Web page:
All of the above mechanisms do miss a key issue, and that is ageing assets, an area largely not addressed by current regulation. Many utility assets are old, and replacement cycles very long. For example there are electricity cables over 75 years old, and water mains and sewers over 150 years old. Current replacement rates mean that water mains would only be totally replaced after 150-200 years, and sewers 400-600 years. The replacement cycles for electricity and gas are similarly long, with transformers often only replaced after 80 years. Are such timescales realistic, or are we building up problems for the future? A good measure for any utility would therefore be the 'residual life of assets'. Across their asset base this 'residual', or time before failure, should at least be maintained, or ideally improved, so that burden is not placed on future generations. However more research is needed on rate and probability of failure, so realistic asset life for each type of asset can be determined. There has been some work in this area (such as condition based risk management and pipeline integrity management), and modern tools such as AI and Computer Vision may be a great help in such research and analysis.
So is current regulation fit for the future? I would argue that we need to both simplify measures with regard to customer service and investment, as well as building new measures to ensure that the utility is looking after their assets for future generations. We need to address these issues very soon, otherwise we may find that we are increasingly chasing asset failures. Fixing things before they break is generally much cheaper, and avoids a lot of pain for us all.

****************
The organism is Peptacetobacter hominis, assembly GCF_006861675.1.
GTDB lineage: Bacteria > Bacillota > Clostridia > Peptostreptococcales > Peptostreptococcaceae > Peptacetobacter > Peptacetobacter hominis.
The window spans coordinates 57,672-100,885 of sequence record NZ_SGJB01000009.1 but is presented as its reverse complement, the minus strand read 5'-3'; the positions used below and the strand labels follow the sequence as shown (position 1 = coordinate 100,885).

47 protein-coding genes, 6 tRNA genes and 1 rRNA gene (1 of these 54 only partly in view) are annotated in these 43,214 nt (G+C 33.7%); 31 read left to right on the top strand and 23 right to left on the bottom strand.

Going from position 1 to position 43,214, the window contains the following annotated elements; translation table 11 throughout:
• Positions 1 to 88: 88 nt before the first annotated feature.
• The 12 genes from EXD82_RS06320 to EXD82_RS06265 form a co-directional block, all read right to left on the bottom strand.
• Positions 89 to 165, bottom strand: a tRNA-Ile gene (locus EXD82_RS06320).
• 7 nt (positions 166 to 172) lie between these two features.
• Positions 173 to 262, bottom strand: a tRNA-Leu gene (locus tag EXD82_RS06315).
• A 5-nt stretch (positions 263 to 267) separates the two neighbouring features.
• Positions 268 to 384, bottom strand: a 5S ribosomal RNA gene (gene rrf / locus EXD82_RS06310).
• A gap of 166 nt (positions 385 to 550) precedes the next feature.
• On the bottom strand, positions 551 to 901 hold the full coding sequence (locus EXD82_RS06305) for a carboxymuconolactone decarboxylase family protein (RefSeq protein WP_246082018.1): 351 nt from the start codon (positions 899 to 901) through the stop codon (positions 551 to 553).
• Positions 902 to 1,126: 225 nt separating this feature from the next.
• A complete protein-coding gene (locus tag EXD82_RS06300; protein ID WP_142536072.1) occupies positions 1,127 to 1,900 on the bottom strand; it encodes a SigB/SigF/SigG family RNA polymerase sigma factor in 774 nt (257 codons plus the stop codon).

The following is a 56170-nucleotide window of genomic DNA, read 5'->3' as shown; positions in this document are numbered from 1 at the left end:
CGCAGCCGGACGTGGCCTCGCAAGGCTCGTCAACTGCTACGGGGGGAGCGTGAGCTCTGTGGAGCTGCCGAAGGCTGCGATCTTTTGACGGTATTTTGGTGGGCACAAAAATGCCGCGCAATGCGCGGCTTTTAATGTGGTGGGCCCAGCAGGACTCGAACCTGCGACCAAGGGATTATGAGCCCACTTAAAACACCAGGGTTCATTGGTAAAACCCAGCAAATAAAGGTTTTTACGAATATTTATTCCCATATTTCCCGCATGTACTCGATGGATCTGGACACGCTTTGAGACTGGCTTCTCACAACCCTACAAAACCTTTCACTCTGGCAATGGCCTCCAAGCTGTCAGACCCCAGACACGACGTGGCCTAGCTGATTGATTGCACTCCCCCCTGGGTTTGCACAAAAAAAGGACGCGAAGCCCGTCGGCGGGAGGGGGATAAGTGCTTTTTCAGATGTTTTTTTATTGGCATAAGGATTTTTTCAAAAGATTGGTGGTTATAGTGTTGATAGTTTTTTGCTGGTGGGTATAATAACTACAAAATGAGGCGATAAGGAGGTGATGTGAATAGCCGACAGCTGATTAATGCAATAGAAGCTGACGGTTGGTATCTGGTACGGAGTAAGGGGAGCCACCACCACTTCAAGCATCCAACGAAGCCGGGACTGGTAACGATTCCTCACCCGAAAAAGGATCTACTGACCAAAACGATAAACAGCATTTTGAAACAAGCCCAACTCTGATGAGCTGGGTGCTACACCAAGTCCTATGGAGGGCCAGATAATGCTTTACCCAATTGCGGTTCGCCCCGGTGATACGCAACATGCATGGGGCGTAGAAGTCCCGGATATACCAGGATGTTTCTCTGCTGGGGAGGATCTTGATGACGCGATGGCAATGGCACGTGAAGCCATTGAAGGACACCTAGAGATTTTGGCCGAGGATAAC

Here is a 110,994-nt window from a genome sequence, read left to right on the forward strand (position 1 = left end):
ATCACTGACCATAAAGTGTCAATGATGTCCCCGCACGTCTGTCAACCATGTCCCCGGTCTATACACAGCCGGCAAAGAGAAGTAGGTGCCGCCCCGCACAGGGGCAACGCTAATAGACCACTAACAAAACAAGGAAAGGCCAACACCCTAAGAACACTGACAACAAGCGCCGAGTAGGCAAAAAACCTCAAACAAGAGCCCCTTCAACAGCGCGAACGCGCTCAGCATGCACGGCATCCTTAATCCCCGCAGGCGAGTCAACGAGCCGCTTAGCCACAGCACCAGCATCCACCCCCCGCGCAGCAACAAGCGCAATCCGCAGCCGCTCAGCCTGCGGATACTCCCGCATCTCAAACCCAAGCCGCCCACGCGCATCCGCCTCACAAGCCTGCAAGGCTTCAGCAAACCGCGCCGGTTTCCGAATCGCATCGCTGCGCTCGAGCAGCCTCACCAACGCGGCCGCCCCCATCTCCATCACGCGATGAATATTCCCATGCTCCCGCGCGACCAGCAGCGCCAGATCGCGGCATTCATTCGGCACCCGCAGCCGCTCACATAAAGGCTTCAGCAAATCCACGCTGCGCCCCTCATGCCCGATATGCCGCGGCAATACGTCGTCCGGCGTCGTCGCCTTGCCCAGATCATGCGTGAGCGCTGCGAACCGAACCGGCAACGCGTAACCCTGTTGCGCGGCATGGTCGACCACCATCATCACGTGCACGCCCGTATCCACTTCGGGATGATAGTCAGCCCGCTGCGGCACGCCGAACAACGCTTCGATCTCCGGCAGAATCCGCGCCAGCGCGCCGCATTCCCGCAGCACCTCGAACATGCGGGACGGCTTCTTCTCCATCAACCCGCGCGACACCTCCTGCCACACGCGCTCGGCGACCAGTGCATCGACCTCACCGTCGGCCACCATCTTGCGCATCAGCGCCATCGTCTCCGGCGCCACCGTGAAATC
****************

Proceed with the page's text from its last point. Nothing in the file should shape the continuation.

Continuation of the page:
September 28, 2018

Change Challenge

With the many disrupters affecting all aspects of our life, change is a constant (see my previous blogs). However, at the heart of any change are people, and change can be frightening for many, leading to uncertainty and inefficiency. All too often good ideas have been lost through poor management of change.

Effective management of any change is therefore vital. Understanding the current issues facing a business seems a very basic task for all implementing change, but problems can be hidden and the underlying root causes obscured by people protecting their current ways of working. This can be for many reasons, some related to maintaining their perceived status, others more driven by a fear of the new: the 'known' is far more comfortable.

So how are these challenges managed? There are many tools and techniques that are used across industries, and many can help understand the issues and concerns at a global level. However, the best technique is listening. Taking time to talk, and most importantly listen, to those doing the work can deliver far more insight than many workshops. A couple hours sat beside someone using the current tools, and seeing the issues they have, the frustrations they suffer, is invaluable in shaping the new solution.

We, in IT, live in a world where 'new' is exciting, and change is invigorating. To many actually doing the work, however, it can be daunting, and cause impacts on their daily tasks. It is therefore vital that we fully understand the work that our customer is doing, and ensure that our new tool is capable of meeting the true needs of the end users. My Grandmother used to say we have 2 ears and 1 mouth, and should use them in that proportion: not a bad maxim on which to base our delivery of change.

August 29, 2018

Keeping Everyone 'Appy